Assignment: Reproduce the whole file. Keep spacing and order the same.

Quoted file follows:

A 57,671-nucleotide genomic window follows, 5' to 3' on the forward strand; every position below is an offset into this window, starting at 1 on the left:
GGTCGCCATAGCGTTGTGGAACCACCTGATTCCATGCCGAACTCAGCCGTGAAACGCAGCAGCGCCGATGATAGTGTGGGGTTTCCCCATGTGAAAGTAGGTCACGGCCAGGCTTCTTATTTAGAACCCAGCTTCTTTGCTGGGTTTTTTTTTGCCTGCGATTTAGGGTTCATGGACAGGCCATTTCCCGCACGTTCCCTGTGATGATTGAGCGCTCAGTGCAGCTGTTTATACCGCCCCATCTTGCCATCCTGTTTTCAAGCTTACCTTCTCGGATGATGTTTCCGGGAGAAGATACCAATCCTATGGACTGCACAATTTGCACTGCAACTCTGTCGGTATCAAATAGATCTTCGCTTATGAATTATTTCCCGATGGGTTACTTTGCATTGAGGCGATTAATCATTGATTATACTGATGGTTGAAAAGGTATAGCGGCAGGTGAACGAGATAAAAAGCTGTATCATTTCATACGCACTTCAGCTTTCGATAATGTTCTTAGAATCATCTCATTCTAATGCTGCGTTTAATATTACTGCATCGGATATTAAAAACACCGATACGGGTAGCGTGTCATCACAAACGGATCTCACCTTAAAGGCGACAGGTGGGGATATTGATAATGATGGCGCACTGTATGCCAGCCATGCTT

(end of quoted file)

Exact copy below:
A 57,671-nucleotide genomic window follows, 5' to 3' on the forward strand; every position below is an offset into this window, starting at 1 on the left:
GGTCGCCATAGCGTTGTGGAACCACCTGATTCCATGCCGAACTCAGCCGTGAAACGCAGCAGCGCCGATGATAGTGTGGGGTTTCCCCATGTGAAAGTAGGTCACGGCCAGGCTTCTTATTTAGAACCCAGCTTCTTTGCTGGGTTTTTTTTTGCCTGCGATTTAGGGTTCATGGACAGGCCATTTCCCGCACGTTCCCTGTGATGATTGAGCGCTCAGTGCAGCTGTTTATACCGCCCCATCTTGCCATCCTGTTTTCAAGCTTACCTTCTCGGATGATGTTTCCGGGAGAAGATACCAATCCTATGGACTGCACAATTTGCACTGCAACTCTGTCGGTATCAAATAGATCTTCGCTTATGAATTATTTCCCGATGGGTTACTTTGCATTGAGGCGATTAATCATTGATTATACTGATGGTTGAAAAGGTATAGCGGCAGGTGAACGAGATAAAAAGCTGTATCATTTCATACGCACTTCAGCTTTCGATAATGTTCTTAGAATCATCTCATTCTAATGCTGCGTTTAATATTACTGCATCGGATATTAAAAACACCGATACGGGTAGCGTGTCATCACAAACGGATCTCACCTTAAAGGCGACAGGTGGGGATATTGATAATGATGGCGCACTGTATGCCAGCCATGCTT